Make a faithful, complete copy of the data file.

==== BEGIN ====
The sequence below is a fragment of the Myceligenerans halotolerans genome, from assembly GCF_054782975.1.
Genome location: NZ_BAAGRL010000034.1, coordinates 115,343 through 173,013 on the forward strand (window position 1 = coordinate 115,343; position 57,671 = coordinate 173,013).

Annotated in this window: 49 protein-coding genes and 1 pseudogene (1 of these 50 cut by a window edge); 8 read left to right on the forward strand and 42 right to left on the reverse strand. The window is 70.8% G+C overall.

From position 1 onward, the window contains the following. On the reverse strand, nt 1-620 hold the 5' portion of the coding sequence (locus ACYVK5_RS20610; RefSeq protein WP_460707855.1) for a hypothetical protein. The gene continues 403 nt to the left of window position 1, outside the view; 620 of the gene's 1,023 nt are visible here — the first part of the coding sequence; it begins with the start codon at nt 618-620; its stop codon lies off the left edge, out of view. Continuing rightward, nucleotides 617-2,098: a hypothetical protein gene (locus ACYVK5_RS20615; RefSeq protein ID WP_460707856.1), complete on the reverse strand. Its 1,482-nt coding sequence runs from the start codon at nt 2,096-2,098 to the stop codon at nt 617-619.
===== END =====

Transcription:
The sequence below is a fragment of the Myceligenerans halotolerans genome, from assembly GCF_054782975.1.
Genome location: NZ_BAAGRL010000034.1, coordinates 115,343 through 173,013 on the forward strand (window position 1 = coordinate 115,343; position 57,671 = coordinate 173,013).

Annotated in this window: 49 protein-coding genes and 1 pseudogene (1 of these 50 cut by a window edge); 8 read left to right on the forward strand and 42 right to left on the reverse strand. The window is 70.8% G+C overall.

From position 1 onward, the window contains the following. On the reverse strand, nt 1-620 hold the 5' portion of the coding sequence (locus ACYVK5_RS20610; RefSeq protein WP_460707855.1) for a hypothetical protein. The gene continues 403 nt to the left of window position 1, outside the view; 620 of the gene's 1,023 nt are visible here — the first part of the coding sequence; it begins with the start codon at nt 618-620; its stop codon lies off the left edge, out of view. Continuing rightward, nucleotides 617-2,098: a hypothetical protein gene (locus ACYVK5_RS20615; RefSeq protein ID WP_460707856.1), complete on the reverse strand. Its 1,482-nt coding sequence runs from the start codon at nt 2,096-2,098 to the stop codon at nt 617-619.